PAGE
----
The strength and durability of the film formed by the resin binder is important is providing a paint which may be applied properly and will adhere for long periods of time to previously coated surfaces. Accordingly, an anti-foam agent is employed to prevent bubbles from forming on application and impair the uniformity and continuity of the film. A coalescing agent, such as 2,2,4 trimethylpentane diol monoisobutyrate, is also included to insure proper film formation throughout the range of normal interior room temperatures. Other suitable coalescing agents are hexylene glycol and various commercially available ethers.
In order to provide color to and provide the visual appearance of ordinary paints, hiding or opacifying pigments such as titanium dioxide or iron oxide are used together with an inert, insoluble pigment such as calcium carbonate, talc, clay or silica. These latter ingredients provide additional dry opacity and the desired degree of sheen and film thickness. A thickener is used to prevent settling of the pigment and impart the desired application properties. Examples of suitable thickeners are methyl cellulose, ethyl cellulose, hydroxyethyl cellulose, acrylate and bentonite.
Since the paint may be subjected to low temperatures during storage and shipment, an antifreeze agent such as ethylene glycol is added. Also, a non-toxic can preservative such as 2-[(hydroxymethyl)amino)] ethanol is included to prevent deterioration of the paint in the can due to bacterial attack. A viscosity stabilizer, lecithin or potassium tripolyphosphate, is additionally included.
A paint additive may also be provided comprising a solution of denatonium benzoate or lignocaine benzyl actanoate dissolved in a solution such as ethylene glycol, propylene glycol, water or alcohol. This solution may be added to a finished coating compound in order to make the compound a deterrent to children.
A paint containing an effective amount of one or more bitter tasting components which is applied to an existing coating will render the existing coating and any previously applied coating to which my paint will adhere repulsive in taste to anyone who may try to chew, suck, lick or eat the dried paint film.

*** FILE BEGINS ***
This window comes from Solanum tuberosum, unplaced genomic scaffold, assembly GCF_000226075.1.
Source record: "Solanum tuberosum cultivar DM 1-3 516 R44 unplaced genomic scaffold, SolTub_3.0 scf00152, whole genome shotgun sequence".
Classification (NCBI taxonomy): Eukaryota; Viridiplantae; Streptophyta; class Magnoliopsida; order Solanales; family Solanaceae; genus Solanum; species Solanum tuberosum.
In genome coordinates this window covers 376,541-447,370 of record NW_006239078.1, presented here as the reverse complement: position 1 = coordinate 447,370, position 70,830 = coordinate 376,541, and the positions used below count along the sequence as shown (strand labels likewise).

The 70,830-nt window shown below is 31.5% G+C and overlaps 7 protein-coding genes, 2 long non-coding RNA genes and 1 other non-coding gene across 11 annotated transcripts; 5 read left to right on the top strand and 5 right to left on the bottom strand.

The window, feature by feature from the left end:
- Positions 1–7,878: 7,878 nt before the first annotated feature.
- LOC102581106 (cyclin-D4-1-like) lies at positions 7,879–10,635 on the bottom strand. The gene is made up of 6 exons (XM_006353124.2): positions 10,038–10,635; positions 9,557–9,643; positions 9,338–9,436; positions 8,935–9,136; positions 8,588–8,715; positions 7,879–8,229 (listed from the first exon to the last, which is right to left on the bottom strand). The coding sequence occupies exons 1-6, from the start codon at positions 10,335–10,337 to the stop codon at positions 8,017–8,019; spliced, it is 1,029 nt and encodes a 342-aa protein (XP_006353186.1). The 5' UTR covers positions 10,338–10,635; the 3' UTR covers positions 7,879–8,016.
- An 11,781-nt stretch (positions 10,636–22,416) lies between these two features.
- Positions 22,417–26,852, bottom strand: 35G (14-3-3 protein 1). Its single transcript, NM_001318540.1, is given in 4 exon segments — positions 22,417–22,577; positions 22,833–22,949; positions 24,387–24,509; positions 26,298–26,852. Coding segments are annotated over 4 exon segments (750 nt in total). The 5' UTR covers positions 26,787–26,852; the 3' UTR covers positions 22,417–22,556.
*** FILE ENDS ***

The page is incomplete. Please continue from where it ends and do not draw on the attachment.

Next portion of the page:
The aforementioned features and advantages will become more readily apparent from the following detailed examples.
A deterrent paint was prepared by adding to a suitable container under agitation the following ingredients expressed as parts by weight:
340 parts water.
45 parts ethylene glycol as an antifreeze agent to keep the paint from being damaged during shipment and storage.
4 parts nonyl phenoxy polyoxyethylene ethanol to stabilize the emulsion and help disperse the pigment.
6 parts Colloids 681 f (manufactured by Colloids, Inc.) to prevent bubbles from forming on application of the paint which would impair the uniformity and continuity of the film.
2 parts denatonium benzoate as the bittering agent.
5 1/4 parts methyl cellulose as a thickener to prevent settling of the pigment and provide good application properties.
2 parts 2-[(hydroxymethyl)amino] ethanol. This material acts as a non-toxic can preservative and prevents deterioration of the paint in the can due to bacterial attack.
12 parts of a 25% solution of a sodium salt of polymeric carboxylic acid. This salt acts as a pigment dispersant and stabilizer of the paint against the chemical action of the denatonium benzoate.
175 parts titanium dioxide, a hiding or opacifying pigment.
250 parts calcium carbonate to provide additional opacity and the desired degree of sheen and film thickness.
6 parts lecithin for viscosity stabilization.
12 parts 2,2,4 trimethylpentane diol monoisobutyrate as a coalescing agent to insure proper film formation throughout the range of normal interior room temperatures.
225 parts 55% solids - 45% water polyvinyl acetate - acrylic copolymer emulsion. This emulsion supplies the resin binder that forms the film holding the paint together and gives it its durability, adhesion, toughness, washability and continuity. The emulsion also controls the amount of deterrent released in contact with a child's saliva and insures the proper retention of the bittering agent over the life of the coating.
The paint, which has a flat finish common to wall paints, was tested by coating, by means of a Bird applicator, a 3 mil film on a sheet of 40 mil thick paper to simulate a thin topcoat over many old undercoats. After 24 hours drying time, a 1/2 × 1/2 inch chip of the painted paper was cut from the sheet and tasted. The resulting taste was extremely unpleasant and objectionable enough to convince the person making the test that a child chewing on a similar chip would reject it and learn not to repeat the unpleasant experience. These tests were continued over a period of several months with chips being cut off the sheet at intervals to determine how long the taste remains in the paint film. Over a period of twenty three months, a strong bitter taste still remained.
Taste tests were also run on scrubbed panels of the paint to determine if the bitter taste was still evident after the paint had been washed at least as much as the ordinary household surface. Tests run for 800 scrubs on a 2 lb. weighted Gardner Scrub Machine with a detergent-abrasive scrubbing solution showed that the scrubbed paint film still retained a bitter, repulsive taste. Aged samples of paint were periodically applied and tested similarly to determine if the taste effect is stable. Results to date have been positive.